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In today’s New York Times food section there’s a recipe for the good life. I know that’s a tacky opening sentence, but I couldn’t resist. John T. Edge reports from Hemingway, South Carolina on a family that makes old fashioned BBQ. As in:

Ten butterflied pig carcasses—taut bellies gone slack, pink flesh gone cordovan—were in the pits when Mr. Lewis reached for the sheet of wire fencing on which one of the pigs had been roasting since 4 the previous afternoon. In lockstep, Mr. Shaw topped that same pig with a second sheet of fencing, reached his gloved fingers into the netting, and grabbed hold.

As the men struggled, the 150 pounds of dead weight torqued the makeshift wire cage. When the carcass landed, skin-side down, on the metal grid of a recently fired pit, skeins of grease trailed down the pig’s flanks, and the smoldering oak and hickory coals beneath hissed and flared.

“I cooked my first one when I was 11,” Mr. Scott said, as he seasoned the pig with lashings of salt, red pepper, black pepper and Accent, a flavor enhancer made with MSG.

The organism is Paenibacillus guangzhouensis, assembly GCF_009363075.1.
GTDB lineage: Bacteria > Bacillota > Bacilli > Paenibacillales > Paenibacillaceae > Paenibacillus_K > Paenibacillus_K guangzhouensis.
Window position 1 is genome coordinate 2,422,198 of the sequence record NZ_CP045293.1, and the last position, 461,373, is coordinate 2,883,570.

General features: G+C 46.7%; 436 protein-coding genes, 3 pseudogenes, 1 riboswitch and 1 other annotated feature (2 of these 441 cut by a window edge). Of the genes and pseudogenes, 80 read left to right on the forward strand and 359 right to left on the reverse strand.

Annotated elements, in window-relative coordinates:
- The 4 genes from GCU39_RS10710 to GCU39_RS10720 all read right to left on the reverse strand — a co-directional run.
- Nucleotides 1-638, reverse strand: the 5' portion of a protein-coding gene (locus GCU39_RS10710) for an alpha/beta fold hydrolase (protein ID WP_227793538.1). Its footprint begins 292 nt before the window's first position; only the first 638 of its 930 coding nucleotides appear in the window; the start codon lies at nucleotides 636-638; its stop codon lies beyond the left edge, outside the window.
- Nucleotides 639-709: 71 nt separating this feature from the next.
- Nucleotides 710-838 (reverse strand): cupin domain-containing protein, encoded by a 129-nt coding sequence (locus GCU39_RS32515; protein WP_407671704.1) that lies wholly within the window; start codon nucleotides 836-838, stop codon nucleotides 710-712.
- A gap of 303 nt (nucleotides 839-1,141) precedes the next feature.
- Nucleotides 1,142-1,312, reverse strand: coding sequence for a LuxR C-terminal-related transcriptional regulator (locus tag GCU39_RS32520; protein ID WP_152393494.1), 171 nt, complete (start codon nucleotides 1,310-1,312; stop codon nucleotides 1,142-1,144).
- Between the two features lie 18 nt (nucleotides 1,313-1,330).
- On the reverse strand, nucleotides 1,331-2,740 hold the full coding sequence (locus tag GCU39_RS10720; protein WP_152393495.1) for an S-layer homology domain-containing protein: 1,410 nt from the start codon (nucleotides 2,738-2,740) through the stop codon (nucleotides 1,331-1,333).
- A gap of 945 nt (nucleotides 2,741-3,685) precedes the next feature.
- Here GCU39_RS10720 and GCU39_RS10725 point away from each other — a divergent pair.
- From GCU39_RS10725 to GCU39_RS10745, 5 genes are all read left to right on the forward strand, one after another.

Working a long-handled mop, he drenched the pig in a vinegar sauce of a similar peppery composition. “You’ve got to always be on point, when you’re cooking this way,” he said.

The pigs, the butchering, and the wood are all local. The barrels for burning wood down to coals are made in town with old truck axles and industrial piping. And what’s the secret ingredient? “Love,” says Rodney Scott, the head of the operation, in the accompanying audio slideshow . “You put love in and you get love back.” Coming from someone who spends his days manhandling 135-pound butterflied pigs, that’s not as sentimental as it might sound. He cooked his first pig at age eleven. The people come from miles around to get their ribs and pulled pork, and to spend an afternoon chatting. “It’s like a huge family with a small reunion everyday that we’re out here cookin’,” Stark said. “I like to see a full person happy. It makes me happy.”

Good food worked over for hours, family, community, happy people full of BBQ—this is human flourishing. This is the good life.

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